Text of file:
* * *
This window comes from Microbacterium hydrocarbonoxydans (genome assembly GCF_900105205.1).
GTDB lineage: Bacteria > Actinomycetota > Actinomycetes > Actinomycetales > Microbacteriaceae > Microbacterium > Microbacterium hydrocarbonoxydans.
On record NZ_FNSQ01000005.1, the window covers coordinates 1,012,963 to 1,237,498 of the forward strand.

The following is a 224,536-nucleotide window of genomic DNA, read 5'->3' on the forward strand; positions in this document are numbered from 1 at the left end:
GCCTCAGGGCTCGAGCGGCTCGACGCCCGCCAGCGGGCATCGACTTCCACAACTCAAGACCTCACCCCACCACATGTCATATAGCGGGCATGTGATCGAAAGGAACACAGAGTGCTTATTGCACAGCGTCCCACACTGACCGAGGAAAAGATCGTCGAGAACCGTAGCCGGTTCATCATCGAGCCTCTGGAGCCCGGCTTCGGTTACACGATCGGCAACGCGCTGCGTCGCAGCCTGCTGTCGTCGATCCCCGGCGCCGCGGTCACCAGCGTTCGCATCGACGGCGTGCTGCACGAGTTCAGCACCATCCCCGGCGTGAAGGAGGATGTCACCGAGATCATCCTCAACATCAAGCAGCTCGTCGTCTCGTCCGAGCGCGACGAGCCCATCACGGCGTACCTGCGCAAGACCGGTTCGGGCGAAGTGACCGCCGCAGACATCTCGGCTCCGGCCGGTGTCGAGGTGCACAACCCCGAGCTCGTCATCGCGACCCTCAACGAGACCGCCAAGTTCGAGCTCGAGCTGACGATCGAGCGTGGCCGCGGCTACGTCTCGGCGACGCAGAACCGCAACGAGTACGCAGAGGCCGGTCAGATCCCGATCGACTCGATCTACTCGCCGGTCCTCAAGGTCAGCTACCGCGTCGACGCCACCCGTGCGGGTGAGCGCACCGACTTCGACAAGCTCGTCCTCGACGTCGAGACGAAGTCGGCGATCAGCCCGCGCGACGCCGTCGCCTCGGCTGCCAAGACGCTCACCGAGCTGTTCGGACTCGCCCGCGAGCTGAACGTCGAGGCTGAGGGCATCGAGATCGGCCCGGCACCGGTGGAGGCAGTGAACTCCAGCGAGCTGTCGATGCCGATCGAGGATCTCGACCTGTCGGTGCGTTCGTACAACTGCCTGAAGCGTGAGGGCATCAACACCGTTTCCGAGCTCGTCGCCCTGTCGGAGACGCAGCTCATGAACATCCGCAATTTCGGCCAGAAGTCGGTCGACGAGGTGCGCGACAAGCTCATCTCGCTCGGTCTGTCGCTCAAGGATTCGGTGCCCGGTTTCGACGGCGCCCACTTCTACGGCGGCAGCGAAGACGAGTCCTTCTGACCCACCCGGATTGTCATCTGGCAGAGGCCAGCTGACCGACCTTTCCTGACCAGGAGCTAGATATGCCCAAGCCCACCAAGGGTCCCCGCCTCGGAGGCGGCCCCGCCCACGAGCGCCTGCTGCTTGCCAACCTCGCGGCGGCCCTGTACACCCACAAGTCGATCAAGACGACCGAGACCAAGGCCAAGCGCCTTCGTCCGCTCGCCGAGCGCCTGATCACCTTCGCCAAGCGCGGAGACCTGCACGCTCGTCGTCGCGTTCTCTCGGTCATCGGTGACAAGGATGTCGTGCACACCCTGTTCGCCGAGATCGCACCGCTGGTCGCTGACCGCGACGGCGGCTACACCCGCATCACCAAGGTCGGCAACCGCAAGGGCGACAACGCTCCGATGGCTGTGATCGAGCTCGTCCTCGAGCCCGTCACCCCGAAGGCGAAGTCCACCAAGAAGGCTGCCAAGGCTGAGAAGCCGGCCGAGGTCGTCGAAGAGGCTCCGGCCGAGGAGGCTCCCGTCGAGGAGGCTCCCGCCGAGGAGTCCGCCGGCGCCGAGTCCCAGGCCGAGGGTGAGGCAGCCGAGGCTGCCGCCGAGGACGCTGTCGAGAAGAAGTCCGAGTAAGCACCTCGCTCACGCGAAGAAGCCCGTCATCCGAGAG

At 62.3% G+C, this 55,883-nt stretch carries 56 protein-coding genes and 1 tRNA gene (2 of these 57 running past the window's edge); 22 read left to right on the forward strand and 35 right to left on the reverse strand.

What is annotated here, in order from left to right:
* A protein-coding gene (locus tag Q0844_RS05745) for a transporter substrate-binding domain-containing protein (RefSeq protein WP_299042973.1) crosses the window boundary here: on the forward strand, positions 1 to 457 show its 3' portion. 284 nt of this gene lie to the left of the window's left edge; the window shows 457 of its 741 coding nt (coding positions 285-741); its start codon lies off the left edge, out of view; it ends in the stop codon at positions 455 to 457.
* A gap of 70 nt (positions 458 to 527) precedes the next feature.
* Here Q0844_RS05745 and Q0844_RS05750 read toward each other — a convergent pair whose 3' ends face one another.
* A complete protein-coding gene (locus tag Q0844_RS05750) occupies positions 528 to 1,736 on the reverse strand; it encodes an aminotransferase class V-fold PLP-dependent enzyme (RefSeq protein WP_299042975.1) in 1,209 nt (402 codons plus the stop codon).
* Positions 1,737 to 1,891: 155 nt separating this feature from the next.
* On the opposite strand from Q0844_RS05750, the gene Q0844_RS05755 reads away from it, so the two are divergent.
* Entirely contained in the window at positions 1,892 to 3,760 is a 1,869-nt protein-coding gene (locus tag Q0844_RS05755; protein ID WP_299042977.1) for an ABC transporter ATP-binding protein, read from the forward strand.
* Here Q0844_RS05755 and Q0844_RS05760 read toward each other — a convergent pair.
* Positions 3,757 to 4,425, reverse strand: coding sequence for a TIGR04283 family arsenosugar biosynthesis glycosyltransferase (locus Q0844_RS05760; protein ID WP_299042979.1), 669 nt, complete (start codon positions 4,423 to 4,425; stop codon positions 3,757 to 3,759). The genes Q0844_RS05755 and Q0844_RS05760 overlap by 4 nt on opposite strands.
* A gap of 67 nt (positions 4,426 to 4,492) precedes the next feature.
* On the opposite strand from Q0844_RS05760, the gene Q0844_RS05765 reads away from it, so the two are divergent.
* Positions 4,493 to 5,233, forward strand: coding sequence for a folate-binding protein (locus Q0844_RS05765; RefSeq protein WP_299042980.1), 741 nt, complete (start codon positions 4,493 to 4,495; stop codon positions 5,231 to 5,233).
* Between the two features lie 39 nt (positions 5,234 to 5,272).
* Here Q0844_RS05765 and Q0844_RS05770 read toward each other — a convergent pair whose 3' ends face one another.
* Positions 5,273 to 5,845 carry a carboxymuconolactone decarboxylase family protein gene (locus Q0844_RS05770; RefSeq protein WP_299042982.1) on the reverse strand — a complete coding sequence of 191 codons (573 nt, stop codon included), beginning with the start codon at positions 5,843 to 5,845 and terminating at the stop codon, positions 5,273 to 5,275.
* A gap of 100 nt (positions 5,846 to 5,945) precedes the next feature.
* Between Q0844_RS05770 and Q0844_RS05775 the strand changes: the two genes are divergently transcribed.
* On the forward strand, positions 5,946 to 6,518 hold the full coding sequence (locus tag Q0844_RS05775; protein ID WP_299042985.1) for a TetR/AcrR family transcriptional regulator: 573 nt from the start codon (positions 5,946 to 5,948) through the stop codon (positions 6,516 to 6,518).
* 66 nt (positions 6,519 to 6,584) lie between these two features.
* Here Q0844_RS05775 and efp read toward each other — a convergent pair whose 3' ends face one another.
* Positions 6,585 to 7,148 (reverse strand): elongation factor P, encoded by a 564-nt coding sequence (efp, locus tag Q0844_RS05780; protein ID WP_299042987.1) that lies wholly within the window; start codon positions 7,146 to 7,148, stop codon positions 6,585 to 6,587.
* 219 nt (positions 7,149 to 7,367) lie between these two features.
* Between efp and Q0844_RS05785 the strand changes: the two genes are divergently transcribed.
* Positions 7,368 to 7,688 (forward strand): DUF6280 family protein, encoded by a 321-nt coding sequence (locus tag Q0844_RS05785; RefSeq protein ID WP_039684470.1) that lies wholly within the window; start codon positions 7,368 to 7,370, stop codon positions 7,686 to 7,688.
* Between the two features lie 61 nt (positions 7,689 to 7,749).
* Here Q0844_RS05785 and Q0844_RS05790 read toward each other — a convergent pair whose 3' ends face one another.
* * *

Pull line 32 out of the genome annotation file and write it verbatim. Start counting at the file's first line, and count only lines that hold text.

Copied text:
* Between the two features lie 61 nt (positions 7,689 to 7,749).